How Gaje Ghale disappeared from Nepali textbooks

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How Gaje Ghale disappeared from Nepali textbooks

Pratyush Onta

During the three decades of the party-less Panchayat era, King Mahendra used education as a tool to shape his version of nationalism, which promoted one ethnicity, language and culture at the expense of undermining Nepal's ethnic, linguistic and cultural diversity. Under his rule, curricula were designed in a manipulative way. The history of the ruling clan was glorified, and the contributions of indigenous, Dalit and Madhesi communities to the process of nationa-building were either hidden or downplayed.

Removal of the biography of Gaje Ghale, who won Victoria Cross during the World War II, from school textbooks in the 1960s is just an example of how shrew King Mahendra was in manipulating the history. A textbook title Nepali Sahitya (Nepali Literature)-Part 2 designed by Paras Mani Pradhan and Rudra Mani Pradhan in the 1950s had a chapter on the legend of Ghale. Until the late 1960s, children in schools were taught about Ghale's life and gallantry.

The Nepali textbook taught children how bravely Balbhadra Kunwar fought against the British during the battle of Nala Pani. But it abstained from teaching children that Kunwar, after the Nala Pani battle, joined the Shikh army and died during a battle in India.

But this chapter was removed from Nepali Sahitya in the late 1960s. When King Mahendra introduced Naya Siksha (New Education) in the early 1970s, the essay on Ghale had already become a thing of the past. Those who went to schools since then did not have a chance to learn how Ghale was recruited by the British army and how bravely he fought in the World War II.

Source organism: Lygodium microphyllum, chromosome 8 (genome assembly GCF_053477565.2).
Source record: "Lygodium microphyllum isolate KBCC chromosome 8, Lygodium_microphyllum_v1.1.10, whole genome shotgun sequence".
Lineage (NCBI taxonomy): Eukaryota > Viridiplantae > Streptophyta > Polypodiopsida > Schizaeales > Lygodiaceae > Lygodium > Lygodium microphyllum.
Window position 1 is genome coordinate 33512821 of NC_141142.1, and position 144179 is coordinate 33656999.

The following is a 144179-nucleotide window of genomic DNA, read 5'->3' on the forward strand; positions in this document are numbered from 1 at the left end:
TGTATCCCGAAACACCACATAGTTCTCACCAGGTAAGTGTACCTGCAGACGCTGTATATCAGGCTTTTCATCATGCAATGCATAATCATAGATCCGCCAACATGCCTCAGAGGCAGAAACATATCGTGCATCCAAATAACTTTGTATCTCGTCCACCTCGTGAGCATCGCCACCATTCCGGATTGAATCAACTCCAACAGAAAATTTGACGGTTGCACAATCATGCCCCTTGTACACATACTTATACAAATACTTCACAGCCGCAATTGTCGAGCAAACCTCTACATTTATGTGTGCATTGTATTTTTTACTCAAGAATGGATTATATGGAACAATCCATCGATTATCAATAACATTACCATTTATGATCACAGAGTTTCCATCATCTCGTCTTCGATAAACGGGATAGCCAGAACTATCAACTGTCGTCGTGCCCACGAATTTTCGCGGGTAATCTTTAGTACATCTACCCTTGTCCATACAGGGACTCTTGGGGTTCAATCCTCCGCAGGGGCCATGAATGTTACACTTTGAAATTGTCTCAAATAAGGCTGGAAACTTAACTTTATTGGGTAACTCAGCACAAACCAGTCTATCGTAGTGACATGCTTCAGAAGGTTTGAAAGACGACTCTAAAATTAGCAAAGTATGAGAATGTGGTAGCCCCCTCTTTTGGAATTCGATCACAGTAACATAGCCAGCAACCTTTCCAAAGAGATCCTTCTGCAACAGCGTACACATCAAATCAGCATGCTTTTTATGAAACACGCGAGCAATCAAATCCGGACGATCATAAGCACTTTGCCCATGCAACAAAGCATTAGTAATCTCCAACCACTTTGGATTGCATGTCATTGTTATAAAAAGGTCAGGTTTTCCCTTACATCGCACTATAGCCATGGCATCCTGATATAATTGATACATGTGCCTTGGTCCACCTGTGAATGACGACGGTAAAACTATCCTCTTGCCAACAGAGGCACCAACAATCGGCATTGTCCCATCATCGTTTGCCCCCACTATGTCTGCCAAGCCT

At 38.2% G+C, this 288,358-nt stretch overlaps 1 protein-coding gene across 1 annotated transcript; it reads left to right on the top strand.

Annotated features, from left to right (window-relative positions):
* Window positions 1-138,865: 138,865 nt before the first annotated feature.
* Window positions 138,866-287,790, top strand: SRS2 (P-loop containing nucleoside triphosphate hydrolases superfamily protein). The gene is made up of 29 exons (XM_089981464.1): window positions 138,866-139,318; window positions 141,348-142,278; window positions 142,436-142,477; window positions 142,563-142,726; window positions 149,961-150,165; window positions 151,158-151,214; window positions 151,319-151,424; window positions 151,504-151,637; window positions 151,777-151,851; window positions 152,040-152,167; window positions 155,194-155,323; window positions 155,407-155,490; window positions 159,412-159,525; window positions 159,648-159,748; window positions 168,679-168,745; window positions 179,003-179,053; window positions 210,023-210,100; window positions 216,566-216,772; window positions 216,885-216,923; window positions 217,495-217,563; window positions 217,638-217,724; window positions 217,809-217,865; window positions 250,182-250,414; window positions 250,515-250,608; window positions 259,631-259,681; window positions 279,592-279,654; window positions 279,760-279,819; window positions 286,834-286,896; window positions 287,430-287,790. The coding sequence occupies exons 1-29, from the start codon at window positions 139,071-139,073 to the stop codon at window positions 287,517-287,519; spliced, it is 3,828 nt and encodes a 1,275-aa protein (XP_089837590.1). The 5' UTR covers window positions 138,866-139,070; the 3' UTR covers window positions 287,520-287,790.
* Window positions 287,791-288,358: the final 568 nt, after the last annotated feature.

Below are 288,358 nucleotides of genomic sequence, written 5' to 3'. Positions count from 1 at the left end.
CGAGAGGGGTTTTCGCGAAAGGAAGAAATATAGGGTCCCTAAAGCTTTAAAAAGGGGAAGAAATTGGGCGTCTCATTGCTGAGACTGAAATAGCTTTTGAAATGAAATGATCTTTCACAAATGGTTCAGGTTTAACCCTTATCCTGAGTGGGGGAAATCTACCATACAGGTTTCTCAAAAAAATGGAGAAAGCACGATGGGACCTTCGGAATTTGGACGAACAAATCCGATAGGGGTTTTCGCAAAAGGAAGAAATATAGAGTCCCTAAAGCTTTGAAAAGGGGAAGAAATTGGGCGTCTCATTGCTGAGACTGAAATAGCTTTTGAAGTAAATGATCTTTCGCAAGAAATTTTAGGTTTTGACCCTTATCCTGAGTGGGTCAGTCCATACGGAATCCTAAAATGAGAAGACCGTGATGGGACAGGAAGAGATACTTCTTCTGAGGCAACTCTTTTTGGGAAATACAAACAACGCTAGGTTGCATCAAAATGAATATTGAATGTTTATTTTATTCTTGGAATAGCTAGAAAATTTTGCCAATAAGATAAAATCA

The Nepali textbook taught children how bravely Balbhadra Kunwar fought against the British during the battle of Nala Pani. But it abstained from teaching children that Kunwar, after the Nala Pani battle, joined the Shikh army and died during a battle in India. It indicates that King Mahendra was not comfortable with the history about Nepalis fighting and dying for foreigners. Removal of the essay on Ghale must have been guided by this sense of national discomfort.

The Panchayat was successful in distorting the narrative about nationalism, and the contribution of the diverse ethnic groups to the national building process.

All this manipulation of history through textbooks was to build a national culture based on a share history. People like me who went to school during the Panchayat era grew up reading manipulated text books. To build a nationalist narrative, the manipulated textbooks were circulated so widely that they reached remote and inaccessible villages, too. The Panchayat was successful in distorting the narrative about nationalism, and the contribution of the diverse ethnic groups to the national building process. Unfortunately, even those who fought to overthrow the Panchayat system could not get rid of it. As a result, even after the restoration of democracy, symbols of nationalism cultivated by the Panchayat found space in national imagination.

(This is an unofficial translation of Onta's article originally published in Nepali in www.esamata.com)  


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